Wednesday, September 19, 2007

Pastels (Dry): A French Perspective

The colored pastel stick will bewitch you, without question. It is particularly satisfying to the minds of those curious types for whom the eye is an agent of purest joy. When you use pastels, what you see becomes even odder than you expected. Pastels are a source of mystery and wonder; while you work with them you add continuously to the sum of beautiful colors and textures that have gone before. As your dry, powdery strata give way to more delicate shadings, your pastels steadily distribute their quota of wayward dust all around, coating your fingers, your cuffs, and even your nostrils. This propensity serves to reclaim your attention when you are listening to yourself instead of to the imperatives of pastel technique; the tamed, so to speak, becomes the tamer.

At the close of the eighteenth century, pastels temporarily fell out of fashion with the arrival of neo-classicism, only to return in 1835, when an entire room at the Paris Salon was devoted to the medium.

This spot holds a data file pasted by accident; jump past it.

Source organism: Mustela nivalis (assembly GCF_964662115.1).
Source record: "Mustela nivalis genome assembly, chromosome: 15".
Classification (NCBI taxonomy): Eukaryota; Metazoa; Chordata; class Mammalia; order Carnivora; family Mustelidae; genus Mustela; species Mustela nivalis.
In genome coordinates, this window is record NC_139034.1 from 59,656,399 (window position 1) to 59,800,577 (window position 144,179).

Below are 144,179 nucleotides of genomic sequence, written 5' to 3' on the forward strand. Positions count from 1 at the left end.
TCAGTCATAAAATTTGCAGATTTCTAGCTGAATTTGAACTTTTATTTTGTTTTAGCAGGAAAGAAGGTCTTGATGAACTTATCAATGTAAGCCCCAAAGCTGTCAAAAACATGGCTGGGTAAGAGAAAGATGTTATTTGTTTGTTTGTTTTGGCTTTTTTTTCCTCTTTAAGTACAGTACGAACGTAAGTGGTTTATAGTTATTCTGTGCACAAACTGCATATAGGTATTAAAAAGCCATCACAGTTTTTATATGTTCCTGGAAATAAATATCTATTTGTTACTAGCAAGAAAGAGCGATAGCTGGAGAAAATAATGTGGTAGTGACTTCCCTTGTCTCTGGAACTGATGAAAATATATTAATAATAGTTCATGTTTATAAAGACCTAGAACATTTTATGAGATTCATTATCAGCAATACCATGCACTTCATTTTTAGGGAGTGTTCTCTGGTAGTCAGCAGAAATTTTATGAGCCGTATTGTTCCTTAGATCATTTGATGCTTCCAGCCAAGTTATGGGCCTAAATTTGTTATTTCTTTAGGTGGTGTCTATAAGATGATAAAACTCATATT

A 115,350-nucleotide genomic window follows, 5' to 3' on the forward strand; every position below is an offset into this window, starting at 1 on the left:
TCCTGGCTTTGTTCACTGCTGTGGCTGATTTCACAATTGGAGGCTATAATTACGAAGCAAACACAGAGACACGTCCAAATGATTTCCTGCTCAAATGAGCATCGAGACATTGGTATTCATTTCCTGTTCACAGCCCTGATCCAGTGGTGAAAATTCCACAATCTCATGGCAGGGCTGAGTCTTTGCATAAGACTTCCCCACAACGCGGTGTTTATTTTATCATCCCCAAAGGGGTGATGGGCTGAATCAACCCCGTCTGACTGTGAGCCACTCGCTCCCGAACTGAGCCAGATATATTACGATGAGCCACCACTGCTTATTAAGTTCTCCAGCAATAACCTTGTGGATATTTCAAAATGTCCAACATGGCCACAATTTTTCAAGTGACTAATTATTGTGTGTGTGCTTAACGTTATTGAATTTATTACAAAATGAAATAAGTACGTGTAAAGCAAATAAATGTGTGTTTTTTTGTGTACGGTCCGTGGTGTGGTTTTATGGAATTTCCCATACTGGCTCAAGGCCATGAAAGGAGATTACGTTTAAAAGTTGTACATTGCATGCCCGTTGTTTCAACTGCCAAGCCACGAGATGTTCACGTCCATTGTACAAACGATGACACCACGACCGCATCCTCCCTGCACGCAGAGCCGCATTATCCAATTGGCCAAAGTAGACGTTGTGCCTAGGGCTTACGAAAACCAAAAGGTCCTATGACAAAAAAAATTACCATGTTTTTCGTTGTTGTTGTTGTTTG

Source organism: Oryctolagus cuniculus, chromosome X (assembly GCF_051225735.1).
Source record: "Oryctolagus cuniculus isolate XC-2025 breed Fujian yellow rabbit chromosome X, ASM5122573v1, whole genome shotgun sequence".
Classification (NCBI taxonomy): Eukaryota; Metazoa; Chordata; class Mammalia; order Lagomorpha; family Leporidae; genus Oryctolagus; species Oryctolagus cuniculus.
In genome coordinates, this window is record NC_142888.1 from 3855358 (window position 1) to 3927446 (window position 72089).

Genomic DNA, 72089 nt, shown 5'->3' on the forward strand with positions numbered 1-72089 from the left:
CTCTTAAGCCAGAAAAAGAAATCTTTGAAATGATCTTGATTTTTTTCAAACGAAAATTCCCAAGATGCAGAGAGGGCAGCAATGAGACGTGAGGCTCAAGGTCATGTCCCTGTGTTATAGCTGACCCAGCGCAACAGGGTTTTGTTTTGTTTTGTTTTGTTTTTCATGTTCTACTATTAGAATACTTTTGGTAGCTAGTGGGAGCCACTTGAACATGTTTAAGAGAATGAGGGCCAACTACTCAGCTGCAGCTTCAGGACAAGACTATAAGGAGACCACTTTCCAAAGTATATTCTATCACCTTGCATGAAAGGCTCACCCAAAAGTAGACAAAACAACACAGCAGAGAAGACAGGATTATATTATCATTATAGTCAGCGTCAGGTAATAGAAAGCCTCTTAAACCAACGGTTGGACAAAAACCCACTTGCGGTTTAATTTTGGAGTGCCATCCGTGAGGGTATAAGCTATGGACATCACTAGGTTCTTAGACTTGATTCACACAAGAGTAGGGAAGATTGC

Delacroix used pastels for his preliminary studies. His interest in the technique was sparked by the Encyclopedia of Diderot and D’Alembert, which established that of all the methods of painting, pastel was the simplest and the most practical, and that at the end of the day you could leave it as it was, retouch it, go back to it later, or be done with it altogether, just as you chose.

Serge Clément and Marina Kamena
The Joy Of Art

(translated from the French by Anthony Roberts)

This might be my favorite image from the nineteenth century. It’s been assigned different titles, but it’s usually called , “On The Lawn” and it was created by Berthe Morisot.

I could write for a week on the content of Morisot’s images, compared and contrasted against her ‘fellow’ impressionists, but the only point I want to make today is that she was, of course, very skilled as an oil painter and reasonably comfortable using watercolors (in a French kind of way). Yet this amazing image was created in pastels.

Degas actually altered his oil painting style after working extensively with pastels, and some of his later oil works have the ‘look and feel’ of pastels.

There’s something magical about pastels.

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